1. Nie Huiquan has published an article titled New Development in Chinese Practice on Calculation of Patent Damages Awards in the Nov.-Dec. 2018 issue of China IP Magazine (available here, but behind a paywall). The author discusses the general framework for awarding patent damages in China; summarizes some descriptive statistics on damages awards; and discusses three cases, Watchdata v. Hengbao (for previous discussion on this blog, see here (guest post by Jill Ge), here and here); Siemens v. "SIEMIVES", a trademark case "which can also be used to guide the trial of patent infringement cases," in which the court awarded RMB 1 million as statutory damages; and the Quangzhou court's decision in Huawei v. Samsung (very briefly discussed on this blog here). The author notes, among other matters, an increased willingness on the part of the Chinese courts to include attorneys' fees as compensable costs.
2. Mark Cohen published a post on the China IPR Blog titled On Avoiding "Rounding Up the Usual Suspects" in the Patent Law Amendments . . ." Professor Cohen notes that the recently released draft amendments to China's patent law "would enhance patent administrative enforcement" and "would also provide for punitive damages upon a judicial finding of willful patent infringement (Art. 72), with a maximum of 5x damages" (for previous mention, see here). Mr. Cohen argues that "[u]sing remedies that are not at the core of a healthy IP system based on private rights (administrative remedies/punitive damages) are not a substitute for predictable, compensatory private remedies," a sentiment with which I fully agree.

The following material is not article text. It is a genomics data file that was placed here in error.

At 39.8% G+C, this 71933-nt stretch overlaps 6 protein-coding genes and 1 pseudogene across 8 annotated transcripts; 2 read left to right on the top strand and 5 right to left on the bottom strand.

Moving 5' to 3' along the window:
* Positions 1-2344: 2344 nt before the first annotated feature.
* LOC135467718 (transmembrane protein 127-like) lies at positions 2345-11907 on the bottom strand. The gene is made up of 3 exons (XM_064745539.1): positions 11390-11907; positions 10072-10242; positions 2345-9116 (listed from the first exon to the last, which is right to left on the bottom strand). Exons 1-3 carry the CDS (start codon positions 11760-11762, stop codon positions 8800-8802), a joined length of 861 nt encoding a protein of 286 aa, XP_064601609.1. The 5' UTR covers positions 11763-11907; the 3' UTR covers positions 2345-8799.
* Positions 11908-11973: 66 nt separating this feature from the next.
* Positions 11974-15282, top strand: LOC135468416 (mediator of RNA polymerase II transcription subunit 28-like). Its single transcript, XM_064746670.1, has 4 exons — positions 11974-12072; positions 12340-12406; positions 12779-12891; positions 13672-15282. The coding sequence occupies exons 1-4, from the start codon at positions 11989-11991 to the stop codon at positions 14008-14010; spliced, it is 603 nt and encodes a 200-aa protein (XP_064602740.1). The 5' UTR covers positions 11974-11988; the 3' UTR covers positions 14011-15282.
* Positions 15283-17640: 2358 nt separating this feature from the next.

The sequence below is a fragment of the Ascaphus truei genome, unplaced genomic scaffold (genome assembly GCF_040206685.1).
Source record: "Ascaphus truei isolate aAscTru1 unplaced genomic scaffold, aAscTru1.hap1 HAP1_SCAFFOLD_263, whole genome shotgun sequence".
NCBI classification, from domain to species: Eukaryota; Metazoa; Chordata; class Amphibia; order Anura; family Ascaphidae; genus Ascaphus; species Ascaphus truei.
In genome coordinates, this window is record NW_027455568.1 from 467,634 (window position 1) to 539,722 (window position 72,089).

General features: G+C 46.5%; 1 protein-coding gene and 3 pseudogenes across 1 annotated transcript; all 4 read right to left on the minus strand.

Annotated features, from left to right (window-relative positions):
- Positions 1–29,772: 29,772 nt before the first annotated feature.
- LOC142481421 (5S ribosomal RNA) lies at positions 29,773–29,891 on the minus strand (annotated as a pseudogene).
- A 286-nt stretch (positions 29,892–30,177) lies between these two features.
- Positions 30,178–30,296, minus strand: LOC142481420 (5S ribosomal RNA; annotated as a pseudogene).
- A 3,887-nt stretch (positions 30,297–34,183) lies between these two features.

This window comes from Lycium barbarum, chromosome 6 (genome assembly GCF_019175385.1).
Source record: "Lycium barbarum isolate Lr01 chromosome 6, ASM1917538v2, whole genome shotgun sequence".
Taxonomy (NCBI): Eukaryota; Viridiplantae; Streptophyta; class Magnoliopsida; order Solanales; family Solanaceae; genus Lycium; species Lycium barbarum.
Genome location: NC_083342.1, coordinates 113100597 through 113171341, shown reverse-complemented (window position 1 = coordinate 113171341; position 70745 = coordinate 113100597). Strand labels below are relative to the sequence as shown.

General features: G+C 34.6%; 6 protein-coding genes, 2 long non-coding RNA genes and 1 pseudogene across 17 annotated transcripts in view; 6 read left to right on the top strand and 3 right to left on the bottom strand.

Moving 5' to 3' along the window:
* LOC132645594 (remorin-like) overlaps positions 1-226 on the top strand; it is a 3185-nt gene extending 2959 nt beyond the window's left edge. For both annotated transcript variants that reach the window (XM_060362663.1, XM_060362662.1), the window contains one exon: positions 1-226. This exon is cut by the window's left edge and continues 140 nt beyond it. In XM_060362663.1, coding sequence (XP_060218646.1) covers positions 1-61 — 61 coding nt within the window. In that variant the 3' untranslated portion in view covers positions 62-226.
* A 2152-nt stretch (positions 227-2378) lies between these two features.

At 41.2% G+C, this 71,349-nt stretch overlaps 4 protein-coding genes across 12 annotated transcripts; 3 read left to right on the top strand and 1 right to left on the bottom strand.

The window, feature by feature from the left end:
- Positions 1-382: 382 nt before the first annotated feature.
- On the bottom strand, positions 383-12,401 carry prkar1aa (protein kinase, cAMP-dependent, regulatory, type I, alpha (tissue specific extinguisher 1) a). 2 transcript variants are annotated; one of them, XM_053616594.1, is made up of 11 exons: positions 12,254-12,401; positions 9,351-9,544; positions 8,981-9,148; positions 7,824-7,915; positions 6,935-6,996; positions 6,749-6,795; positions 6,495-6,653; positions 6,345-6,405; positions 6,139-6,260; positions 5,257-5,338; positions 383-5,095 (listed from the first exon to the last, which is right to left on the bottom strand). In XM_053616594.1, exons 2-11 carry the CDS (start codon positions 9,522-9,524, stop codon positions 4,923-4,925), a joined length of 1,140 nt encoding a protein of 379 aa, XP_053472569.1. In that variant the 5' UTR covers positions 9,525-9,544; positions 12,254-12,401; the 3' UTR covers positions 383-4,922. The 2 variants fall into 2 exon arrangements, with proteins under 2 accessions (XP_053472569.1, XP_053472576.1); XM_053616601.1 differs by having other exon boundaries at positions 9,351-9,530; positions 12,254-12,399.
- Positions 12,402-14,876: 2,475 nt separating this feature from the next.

3. Expressing somewhat analogous concerns, albeit in the context of a copyright matter, Tian Lu published a post on IP Kat titled The CNY 260 million fine on QVOD is final! The post discusses the recent affirmance of a decision of the Market Supervision Administration of Shenzhen Municipality imposing a fine of RMB 260.148 million (about US $39 million) against QVOD, "a peer-to-peer video streaming and sharing platform." And in a not-entirely-dissimilar vein, albeit involving a different country, is Hans Eriksson's post on IPKat titled Swedish Supreme Court finds hypothetical licence fee too hypothetical, involving a fine leveled against a streaming site. All of which is beginning to make me think I ought to resume writing about copyright damages one of these days . . .
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